To a tee?

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I'd like to know both the exact meaning and the origin of the expression "to a tee". From the context, I reckon it means that something is done with a great accuracy, but I'm not so sure. Thanks!
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Yes, it means 'perfectly' or 'exactly'.

I think this will 'suit you to a tee'.

We know 'to a tee' that he does not earn enough to support his family.
Contributing Member1,667
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" to a T / to a tee (informal) used to say that sth is exactly right for sb, succeeds in doing sth in exactly the right way, etc.:

Her new job suits her to a T.

The novel captures the feeling of the pre-war period to a T.
"

(Oxford Advanced Learner's Compass)

As for the origin, just a guess: is it related to writing the upper part of the letter "t" (meaning completion of something)?

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Hi,

I searched around and found various discussions on the 'net,

eg this from http://answers.yahoo.com/rss/question?qid=20061017055732AAyn3t5

What is the origin of "suits to a T"? "suits to a tee"? (Etymology) TO A T - "We use this expression very commonly in the sense of minute exactness, perfection; as, the coat fits to a T; the meat was done to a T. It is easy to dismiss the origin of the expression as, I am sorry to say, some of our leading dictionaries do, by attributing it to the draftsman's T-square, which is supposed to be an exact instrument, but the evidence indicates that the expression was in common English use before the T-square got its name. 'To a T' dates back to the seventeenth century in literary use and was undoubtedly common in everyday speech long before any writer dared to or thought to use it in print. But it is likely that the name of the instrument, 'T-square,' would have been in print shortly after its invention, yet the first mention is in the eighteenth century. The sense of the expression corresponds, however, with the older one, 'to a tittle,' which appeared almost a century earlier, and meant 'to a dot,' as in 'jot or tittle.' Beaumont used it in 1607, and it is probably that colloquial use long preceded his employment of the phrase..." From "2107 Curious Word Origins, Sayings & Expressions from White Elephants to a Song and Dance" by Charles Earle Funk (Galahad Books, New York, 1993). (extract from the "Phrase Finder" site)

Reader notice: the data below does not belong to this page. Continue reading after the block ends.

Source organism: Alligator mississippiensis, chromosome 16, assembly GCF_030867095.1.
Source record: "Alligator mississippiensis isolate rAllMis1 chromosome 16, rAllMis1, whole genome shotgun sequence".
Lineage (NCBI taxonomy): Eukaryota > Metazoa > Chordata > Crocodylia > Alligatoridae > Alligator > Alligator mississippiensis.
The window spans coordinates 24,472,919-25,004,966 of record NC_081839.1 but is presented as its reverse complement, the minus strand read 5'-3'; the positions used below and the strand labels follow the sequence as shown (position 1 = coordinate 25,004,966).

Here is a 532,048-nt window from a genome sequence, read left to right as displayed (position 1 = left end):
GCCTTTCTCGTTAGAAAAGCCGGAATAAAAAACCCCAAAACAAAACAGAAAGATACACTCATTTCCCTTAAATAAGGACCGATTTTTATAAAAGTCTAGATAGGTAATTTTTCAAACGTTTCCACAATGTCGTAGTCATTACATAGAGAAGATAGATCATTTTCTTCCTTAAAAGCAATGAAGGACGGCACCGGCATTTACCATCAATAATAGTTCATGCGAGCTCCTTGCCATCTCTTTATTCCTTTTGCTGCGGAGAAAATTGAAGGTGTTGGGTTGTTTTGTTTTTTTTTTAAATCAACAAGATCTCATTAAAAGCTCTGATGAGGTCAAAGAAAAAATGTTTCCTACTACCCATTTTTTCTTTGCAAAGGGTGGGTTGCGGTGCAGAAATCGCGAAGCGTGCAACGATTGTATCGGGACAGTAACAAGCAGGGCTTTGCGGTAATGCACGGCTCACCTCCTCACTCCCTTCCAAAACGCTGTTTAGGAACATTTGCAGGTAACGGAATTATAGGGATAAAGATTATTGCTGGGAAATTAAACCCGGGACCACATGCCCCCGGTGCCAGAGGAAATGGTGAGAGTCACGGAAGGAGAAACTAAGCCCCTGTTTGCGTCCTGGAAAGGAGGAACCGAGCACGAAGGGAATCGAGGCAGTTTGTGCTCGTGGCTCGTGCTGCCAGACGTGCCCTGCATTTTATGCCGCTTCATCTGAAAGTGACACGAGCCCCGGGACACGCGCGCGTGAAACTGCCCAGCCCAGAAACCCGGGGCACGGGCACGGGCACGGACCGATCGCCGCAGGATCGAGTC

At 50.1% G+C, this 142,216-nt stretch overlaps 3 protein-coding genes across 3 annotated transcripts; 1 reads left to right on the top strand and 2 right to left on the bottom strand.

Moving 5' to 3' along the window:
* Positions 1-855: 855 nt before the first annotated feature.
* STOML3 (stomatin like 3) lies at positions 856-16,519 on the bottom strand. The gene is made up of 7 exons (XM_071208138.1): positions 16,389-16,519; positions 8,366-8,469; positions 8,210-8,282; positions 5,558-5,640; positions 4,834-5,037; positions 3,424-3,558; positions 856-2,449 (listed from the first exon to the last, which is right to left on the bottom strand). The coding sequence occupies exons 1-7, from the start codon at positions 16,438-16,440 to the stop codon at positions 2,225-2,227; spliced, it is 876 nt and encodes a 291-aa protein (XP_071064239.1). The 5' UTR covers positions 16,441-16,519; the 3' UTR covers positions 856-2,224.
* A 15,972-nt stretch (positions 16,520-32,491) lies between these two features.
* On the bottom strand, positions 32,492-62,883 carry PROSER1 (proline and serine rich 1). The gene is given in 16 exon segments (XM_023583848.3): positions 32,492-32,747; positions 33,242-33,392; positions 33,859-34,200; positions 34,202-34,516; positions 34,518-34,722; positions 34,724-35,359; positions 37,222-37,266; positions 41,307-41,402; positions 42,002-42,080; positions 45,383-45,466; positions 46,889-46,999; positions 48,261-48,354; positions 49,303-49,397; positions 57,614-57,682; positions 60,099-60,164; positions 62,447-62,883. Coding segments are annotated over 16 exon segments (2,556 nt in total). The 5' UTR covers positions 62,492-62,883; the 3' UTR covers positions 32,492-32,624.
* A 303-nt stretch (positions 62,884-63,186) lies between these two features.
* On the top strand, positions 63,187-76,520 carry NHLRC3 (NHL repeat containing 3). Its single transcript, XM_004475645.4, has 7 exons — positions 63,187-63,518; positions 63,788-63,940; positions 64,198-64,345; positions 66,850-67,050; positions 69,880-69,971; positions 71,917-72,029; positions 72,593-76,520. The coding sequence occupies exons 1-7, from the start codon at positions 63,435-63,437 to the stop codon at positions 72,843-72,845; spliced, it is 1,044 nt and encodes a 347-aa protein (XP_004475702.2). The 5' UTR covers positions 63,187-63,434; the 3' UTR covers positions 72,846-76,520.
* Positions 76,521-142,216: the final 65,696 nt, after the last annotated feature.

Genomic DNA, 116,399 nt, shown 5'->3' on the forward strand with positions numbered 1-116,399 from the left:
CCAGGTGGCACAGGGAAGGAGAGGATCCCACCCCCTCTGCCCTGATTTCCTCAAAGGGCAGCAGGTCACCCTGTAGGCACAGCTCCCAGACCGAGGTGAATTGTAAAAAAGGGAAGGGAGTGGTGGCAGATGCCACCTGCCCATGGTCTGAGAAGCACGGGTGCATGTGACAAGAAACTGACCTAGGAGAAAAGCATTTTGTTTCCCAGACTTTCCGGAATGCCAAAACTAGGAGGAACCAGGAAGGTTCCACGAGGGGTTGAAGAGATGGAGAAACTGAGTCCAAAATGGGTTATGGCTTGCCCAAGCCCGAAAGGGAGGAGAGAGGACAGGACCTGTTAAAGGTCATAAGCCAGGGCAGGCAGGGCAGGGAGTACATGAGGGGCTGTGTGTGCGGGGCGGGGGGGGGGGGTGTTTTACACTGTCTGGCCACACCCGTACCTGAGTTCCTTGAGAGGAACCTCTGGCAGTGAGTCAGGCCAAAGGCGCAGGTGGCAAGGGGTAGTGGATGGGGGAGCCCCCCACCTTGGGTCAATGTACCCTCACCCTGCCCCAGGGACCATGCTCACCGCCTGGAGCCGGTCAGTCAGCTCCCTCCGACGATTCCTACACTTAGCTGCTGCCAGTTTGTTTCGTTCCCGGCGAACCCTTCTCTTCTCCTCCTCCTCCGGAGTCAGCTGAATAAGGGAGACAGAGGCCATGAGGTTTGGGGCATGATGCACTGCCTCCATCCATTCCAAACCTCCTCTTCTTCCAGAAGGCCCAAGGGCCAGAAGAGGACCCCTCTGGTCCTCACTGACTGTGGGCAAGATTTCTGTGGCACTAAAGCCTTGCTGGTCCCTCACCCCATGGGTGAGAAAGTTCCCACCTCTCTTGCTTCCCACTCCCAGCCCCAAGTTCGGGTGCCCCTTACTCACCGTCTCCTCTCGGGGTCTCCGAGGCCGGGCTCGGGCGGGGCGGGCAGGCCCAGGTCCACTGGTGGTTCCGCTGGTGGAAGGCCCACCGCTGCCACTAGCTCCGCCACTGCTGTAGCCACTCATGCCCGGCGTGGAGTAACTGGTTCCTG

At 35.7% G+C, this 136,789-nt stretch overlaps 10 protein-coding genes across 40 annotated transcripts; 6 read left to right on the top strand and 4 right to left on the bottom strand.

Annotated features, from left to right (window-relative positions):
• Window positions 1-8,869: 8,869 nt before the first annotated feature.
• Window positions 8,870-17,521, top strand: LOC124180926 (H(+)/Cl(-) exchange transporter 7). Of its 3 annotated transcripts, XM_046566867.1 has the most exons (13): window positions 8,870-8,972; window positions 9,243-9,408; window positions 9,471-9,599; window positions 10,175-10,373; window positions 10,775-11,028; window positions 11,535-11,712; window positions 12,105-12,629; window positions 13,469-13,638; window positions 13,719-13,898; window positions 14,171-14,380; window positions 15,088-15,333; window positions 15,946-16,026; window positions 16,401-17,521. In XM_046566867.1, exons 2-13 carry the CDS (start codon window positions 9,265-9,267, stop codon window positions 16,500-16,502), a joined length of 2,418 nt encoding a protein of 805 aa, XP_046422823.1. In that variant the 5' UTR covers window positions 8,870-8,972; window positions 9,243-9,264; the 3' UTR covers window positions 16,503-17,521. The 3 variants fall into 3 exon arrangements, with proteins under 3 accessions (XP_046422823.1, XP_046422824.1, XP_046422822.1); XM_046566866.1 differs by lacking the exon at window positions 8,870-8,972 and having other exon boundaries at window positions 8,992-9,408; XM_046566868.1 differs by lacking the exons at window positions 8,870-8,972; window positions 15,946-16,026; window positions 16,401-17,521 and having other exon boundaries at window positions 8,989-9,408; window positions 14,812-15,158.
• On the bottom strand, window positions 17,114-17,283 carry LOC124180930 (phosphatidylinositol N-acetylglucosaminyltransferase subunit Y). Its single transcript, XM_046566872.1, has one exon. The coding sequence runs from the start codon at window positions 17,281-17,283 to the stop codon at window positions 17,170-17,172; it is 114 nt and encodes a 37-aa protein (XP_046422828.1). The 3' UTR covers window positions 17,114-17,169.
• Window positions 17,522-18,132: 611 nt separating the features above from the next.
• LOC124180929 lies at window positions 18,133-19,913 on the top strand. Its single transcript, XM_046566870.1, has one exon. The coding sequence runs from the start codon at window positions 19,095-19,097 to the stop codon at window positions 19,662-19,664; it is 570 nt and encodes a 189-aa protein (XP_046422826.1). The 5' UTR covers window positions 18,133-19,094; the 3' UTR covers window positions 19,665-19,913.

Best wishes, Clive
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Nice explanation, thank you!
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Thanks to everybody! I see that I had more or less grasped the meaning of the expression. Clive, thanks a lot for that interesting paragraph on its origin!
Anonymous:
The expression "dot the i's and cross the t's" also fits with your explanation, Benita.
Anonymous:
Research "tittle."
Anonymous:
This is not even close to the same explanation. Do your research! This is what annoys me about the Internet. Any smuck can post things like this without even knowing if it is factual and people take it as fact.
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